In each case Philo used a perfect tense-form of this verb to describe a current state which the translator of the Loeb volumes links with the idea of vanity. The persons thus described labour under some delusion, some false perception, that in turn leads them to evaluate some situation incorrectly with serious consequences and thus operate under some delusion. Further each usage is passive in voice, suggesting that some agent other than the subject is responsible for this delusional state.Paul similarly uses passive forms of this verb and twice employs perfect tense forms.
The connotation of “lunatic” can also be documented in Classical Greek writers. Plato Hippias Major 290a.5 has one of his characters expostulate: “but he will even jeer at me grossly and will say: “You lunatic, (ō tetuphōmene su) do you think Pheidias is a bad craftsman?” This is the same construction Philo used. Demosthenes Philippica 3.20.8 parallels this verb with lēreō which means “to speak or act foolishly.” Similarly in De Falsa Legatione 219.8 Demosthenes parallels it with the verb mainomai which means “I am mad.” Polybius, the historian, several centuries later links it with the verb agnoei “he is ignorant” (Historiae 22.214.171.124).
It is unclear whether Josephus’ usage of the verb in Vita 53 has the connotation of “being conceited” or “becoming foolish (tuphoumenos).” Agrippa’s administrator Varus conspires to have Agrippa put to death by the Romans so that he could gain power and Josephus attributes his actions to conceit or foolishness. Josephus claims that Apollonius Molon, a Greek who attacked Jewish beliefs and practices is called “one of these thoughtless and foolish people (tetuphōmenōn)” who introduce silly ideas about the deity (Contra Apionem 2.255). Josephus claims that the Greeks are sceptical about the authenticity of their ancient traditions. As a result “it is absurd that the Greeks should be so conceited/foolish (tetuphōsthai) as to think themselves the sole possessors of a knowledge of antiquity and the only accurate reporters of its history” (Contra Apionem 1.15). In two contexts (Bellum 2.442 and 7.80) Josephus describes how an individual and a nation became deluded by political objectives with the result that they act in foolish and harmful ways.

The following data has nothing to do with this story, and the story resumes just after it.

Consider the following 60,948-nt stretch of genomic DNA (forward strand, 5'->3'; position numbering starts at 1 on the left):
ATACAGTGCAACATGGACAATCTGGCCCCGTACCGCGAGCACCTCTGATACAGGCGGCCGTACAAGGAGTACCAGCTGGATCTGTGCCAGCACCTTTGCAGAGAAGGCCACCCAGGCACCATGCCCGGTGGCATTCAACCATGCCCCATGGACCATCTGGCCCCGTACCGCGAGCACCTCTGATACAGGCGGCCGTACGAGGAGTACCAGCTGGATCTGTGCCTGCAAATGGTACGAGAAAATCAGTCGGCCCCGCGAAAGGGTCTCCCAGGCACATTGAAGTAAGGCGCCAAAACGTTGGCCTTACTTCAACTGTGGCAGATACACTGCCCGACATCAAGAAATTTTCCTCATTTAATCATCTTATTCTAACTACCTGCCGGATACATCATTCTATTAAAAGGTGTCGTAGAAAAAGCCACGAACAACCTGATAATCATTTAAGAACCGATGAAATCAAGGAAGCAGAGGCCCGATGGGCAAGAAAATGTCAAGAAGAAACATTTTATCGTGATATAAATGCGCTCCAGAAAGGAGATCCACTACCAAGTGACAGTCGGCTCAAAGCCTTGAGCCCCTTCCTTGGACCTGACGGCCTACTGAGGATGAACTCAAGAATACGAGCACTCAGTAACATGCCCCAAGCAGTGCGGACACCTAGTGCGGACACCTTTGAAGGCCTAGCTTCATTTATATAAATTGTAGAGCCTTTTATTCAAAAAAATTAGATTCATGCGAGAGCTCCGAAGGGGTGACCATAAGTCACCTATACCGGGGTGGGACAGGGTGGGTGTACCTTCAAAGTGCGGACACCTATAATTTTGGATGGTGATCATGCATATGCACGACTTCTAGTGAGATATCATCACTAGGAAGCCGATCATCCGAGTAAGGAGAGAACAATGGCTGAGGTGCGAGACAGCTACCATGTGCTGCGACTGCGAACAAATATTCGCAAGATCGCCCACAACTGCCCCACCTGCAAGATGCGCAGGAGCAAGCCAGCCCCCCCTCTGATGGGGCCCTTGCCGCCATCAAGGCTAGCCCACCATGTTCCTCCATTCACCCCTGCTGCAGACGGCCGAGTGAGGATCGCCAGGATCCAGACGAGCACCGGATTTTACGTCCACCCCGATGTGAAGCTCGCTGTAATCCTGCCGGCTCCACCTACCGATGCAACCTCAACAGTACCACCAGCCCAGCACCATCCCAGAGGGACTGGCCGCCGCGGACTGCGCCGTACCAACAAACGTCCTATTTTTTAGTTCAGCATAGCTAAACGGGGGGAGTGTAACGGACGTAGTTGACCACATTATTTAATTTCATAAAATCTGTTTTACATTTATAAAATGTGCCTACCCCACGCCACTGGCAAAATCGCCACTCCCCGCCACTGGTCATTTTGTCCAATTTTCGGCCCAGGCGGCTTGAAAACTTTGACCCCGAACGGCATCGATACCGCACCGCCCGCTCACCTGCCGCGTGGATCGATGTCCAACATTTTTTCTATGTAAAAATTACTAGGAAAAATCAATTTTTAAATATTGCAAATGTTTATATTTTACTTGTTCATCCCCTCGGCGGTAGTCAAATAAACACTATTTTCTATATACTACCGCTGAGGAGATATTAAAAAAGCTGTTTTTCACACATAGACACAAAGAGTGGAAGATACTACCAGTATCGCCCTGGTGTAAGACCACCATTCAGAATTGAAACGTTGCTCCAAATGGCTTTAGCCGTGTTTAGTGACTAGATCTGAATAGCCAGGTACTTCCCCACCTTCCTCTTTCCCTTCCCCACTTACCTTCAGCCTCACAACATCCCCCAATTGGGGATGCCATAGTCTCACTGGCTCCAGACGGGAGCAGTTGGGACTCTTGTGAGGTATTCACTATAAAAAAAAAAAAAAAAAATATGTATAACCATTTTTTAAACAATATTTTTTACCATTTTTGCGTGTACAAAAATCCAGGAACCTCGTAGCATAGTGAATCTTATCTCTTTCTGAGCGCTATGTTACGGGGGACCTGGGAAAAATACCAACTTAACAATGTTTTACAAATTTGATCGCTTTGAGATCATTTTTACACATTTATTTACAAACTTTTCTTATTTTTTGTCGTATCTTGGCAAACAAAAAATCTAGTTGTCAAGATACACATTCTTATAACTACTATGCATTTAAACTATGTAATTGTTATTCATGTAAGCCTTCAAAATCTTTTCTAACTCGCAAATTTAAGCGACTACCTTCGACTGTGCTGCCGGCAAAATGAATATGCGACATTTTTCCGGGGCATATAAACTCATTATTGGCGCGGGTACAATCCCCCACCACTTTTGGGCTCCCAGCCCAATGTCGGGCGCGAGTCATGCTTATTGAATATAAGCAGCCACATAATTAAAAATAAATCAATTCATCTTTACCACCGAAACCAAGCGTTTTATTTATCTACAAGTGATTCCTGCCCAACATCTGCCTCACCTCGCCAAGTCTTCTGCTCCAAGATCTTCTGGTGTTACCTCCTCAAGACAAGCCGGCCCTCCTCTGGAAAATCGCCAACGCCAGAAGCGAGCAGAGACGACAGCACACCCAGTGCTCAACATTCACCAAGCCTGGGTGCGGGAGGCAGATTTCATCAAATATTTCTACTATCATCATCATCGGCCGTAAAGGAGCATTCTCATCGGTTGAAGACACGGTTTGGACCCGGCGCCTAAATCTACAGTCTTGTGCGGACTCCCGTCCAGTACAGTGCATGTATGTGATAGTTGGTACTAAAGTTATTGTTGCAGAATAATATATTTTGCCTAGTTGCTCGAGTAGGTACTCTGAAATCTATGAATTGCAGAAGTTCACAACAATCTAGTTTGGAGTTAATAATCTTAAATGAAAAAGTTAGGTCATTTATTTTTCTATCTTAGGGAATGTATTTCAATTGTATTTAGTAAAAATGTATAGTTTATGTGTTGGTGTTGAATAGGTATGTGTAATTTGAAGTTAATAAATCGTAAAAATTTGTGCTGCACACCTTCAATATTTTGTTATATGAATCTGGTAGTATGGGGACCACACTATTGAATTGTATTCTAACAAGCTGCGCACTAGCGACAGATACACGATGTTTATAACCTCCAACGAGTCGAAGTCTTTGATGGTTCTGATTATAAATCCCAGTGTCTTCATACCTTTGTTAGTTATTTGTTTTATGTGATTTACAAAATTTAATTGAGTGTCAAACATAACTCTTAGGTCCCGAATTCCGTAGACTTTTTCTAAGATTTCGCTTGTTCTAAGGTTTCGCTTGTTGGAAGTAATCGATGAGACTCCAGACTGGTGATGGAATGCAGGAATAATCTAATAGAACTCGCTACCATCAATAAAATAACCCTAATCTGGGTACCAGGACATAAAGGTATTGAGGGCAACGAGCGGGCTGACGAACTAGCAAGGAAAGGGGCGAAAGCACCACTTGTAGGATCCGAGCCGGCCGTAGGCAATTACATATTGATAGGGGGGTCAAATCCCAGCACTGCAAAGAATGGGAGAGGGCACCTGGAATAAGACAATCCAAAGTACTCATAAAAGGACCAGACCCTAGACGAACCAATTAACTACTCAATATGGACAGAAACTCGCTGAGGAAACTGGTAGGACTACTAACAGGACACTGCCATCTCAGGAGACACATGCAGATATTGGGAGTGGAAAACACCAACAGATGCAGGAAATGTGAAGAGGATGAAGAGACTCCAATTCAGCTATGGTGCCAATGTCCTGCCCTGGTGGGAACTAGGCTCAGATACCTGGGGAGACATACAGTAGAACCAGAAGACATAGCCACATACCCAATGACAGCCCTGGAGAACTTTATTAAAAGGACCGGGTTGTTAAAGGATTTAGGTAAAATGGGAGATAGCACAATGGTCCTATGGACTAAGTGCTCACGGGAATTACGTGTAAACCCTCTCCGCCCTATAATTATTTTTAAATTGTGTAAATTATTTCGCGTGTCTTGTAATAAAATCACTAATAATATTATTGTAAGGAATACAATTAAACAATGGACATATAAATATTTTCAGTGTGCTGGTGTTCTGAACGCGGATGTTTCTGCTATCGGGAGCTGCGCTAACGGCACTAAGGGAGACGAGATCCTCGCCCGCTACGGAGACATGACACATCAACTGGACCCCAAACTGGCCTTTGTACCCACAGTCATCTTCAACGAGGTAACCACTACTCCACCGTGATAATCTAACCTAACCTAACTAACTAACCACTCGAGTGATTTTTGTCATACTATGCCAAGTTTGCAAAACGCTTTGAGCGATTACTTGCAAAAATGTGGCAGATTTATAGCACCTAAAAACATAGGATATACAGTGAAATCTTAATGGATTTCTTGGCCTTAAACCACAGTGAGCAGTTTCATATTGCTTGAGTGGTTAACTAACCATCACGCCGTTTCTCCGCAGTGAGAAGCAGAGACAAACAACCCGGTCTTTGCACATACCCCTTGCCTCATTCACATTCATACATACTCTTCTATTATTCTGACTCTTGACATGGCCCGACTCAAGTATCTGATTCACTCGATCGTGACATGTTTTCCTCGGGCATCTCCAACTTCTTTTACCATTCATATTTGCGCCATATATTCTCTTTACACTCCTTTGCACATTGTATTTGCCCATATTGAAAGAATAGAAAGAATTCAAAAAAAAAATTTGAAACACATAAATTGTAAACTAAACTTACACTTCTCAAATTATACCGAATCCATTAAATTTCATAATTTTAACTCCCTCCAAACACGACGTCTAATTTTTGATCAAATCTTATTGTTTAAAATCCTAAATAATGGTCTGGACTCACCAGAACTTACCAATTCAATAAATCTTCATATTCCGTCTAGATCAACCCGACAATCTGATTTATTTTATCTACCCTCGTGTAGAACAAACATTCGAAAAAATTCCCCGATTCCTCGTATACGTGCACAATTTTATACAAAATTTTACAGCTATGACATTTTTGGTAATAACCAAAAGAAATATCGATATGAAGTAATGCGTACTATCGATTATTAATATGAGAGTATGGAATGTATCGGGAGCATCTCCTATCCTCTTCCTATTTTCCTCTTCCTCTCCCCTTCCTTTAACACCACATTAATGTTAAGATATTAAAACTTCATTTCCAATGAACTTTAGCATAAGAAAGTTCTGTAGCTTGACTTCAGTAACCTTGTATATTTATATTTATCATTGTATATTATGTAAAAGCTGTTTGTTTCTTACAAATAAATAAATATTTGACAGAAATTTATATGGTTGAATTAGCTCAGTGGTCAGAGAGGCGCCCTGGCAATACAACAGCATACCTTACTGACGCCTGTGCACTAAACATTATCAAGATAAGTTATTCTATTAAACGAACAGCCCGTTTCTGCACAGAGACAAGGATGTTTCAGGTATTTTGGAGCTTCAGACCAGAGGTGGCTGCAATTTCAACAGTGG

Spicq in his Theological Lexicon of the New Testament, Volume III (388-89) suggests the verb means “deluded foolishness.” The mind becomes befuddled and this results in individuals acting foolishly. In some contexts it is associated with pretensions to power and grandeur that have no basis in reality.
In his article entitled “Medical Imagery in the Pastoral Epistles” (1980), Abraham Malherbe argues that the author of the Pastoral Epistles used medical metaphors to describe heretics “as intellectually inferior, having diseased minds which produce violent preaching and contaminate those who accept their teaching” (23). In footnote 7 he acknowledges that this verb is combined with terms that describe “the cognitive element in man.” He also argues that the verb could “mean to be mentally ill, demented.” He cites Demosthenes, Or 9.20 “where it is contrasted with being in one right’s senses (hugiainein)” (32). He suggests that in 1 Timothy 6:4 this verb “is intended to describe mental illness,” which condition is further described as “understanding nothing, having unhealthy interest in controversies and quarrels about words.”